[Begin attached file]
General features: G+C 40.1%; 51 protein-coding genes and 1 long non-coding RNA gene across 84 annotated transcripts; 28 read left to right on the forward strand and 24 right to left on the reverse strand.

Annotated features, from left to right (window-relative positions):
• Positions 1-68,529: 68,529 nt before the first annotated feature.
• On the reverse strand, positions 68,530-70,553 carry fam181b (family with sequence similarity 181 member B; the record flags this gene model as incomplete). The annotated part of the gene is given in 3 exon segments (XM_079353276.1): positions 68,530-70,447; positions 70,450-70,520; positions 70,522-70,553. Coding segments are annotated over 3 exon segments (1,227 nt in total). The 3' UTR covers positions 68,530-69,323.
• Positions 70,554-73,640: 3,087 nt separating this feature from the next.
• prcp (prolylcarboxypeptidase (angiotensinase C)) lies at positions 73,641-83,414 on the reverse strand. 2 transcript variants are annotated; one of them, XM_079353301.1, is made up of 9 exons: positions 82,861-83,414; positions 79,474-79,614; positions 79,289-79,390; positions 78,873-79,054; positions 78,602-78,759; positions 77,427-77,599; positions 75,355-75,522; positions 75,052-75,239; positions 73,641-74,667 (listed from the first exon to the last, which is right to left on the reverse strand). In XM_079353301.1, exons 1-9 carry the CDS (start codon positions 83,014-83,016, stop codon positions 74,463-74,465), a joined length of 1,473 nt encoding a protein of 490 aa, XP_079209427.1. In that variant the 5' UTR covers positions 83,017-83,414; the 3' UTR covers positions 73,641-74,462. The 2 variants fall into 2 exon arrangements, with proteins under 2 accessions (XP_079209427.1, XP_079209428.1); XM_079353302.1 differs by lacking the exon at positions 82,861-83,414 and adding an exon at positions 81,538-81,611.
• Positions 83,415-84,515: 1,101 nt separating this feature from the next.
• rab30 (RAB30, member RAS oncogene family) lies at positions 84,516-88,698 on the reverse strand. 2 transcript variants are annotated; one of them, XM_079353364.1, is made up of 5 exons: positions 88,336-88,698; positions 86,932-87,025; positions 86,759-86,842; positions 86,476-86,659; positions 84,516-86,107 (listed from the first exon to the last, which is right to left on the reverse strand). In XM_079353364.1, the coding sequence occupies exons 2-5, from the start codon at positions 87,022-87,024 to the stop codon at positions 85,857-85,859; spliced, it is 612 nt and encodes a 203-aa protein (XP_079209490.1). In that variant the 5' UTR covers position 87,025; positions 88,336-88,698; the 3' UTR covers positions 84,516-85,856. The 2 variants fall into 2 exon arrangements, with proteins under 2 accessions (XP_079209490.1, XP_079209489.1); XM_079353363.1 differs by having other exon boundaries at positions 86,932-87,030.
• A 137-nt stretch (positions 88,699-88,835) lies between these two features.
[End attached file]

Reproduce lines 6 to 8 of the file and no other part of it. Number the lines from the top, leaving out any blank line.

• prcp (prolylcarboxypeptidase (angiotensinase C)) lies at positions 73,641-83,414 on the reverse strand. 2 transcript variants are annotated; one of them, XM_079353301.1, is made up of 9 exons: positions 82,861-83,414; positions 79,474-79,614; positions 79,289-79,390; positions 78,873-79,054; positions 78,602-78,759; positions 77,427-77,599; positions 75,355-75,522; positions 75,052-75,239; positions 73,641-74,667 (listed from the first exon to the last, which is right to left on the reverse strand). In XM_079353301.1, exons 1-9 carry the CDS (start codon positions 83,014-83,016, stop codon positions 74,463-74,465), a joined length of 1,473 nt encoding a protein of 490 aa, XP_079209427.1. In that variant the 5' UTR covers positions 83,017-83,414; the 3' UTR covers positions 73,641-74,462. The 2 variants fall into 2 exon arrangements, with proteins under 2 accessions (XP_079209427.1, XP_079209428.1); XM_079353302.1 differs by lacking the exon at positions 82,861-83,414 and adding an exon at positions 81,538-81,611.
• Positions 83,415-84,515: 1,101 nt separating this feature from the next.
• rab30 (RAB30, member RAS oncogene family) lies at positions 84,516-88,698 on the reverse strand. 2 transcript variants are annotated; one of them, XM_079353364.1, is made up of 5 exons: positions 88,336-88,698; positions 86,932-87,025; positions 86,759-86,842; positions 86,476-86,659; positions 84,516-86,107 (listed from the first exon to the last, which is right to left on the reverse strand). In XM_079353364.1, the coding sequence occupies exons 2-5, from the start codon at positions 87,022-87,024 to the stop codon at positions 85,857-85,859; spliced, it is 612 nt and encodes a 203-aa protein (XP_079209490.1). In that variant the 5' UTR covers position 87,025; positions 88,336-88,698; the 3' UTR covers positions 84,516-85,856. The 2 variants fall into 2 exon arrangements, with proteins under 2 accessions (XP_079209490.1, XP_079209489.1); XM_079353363.1 differs by having other exon boundaries at positions 86,932-87,030.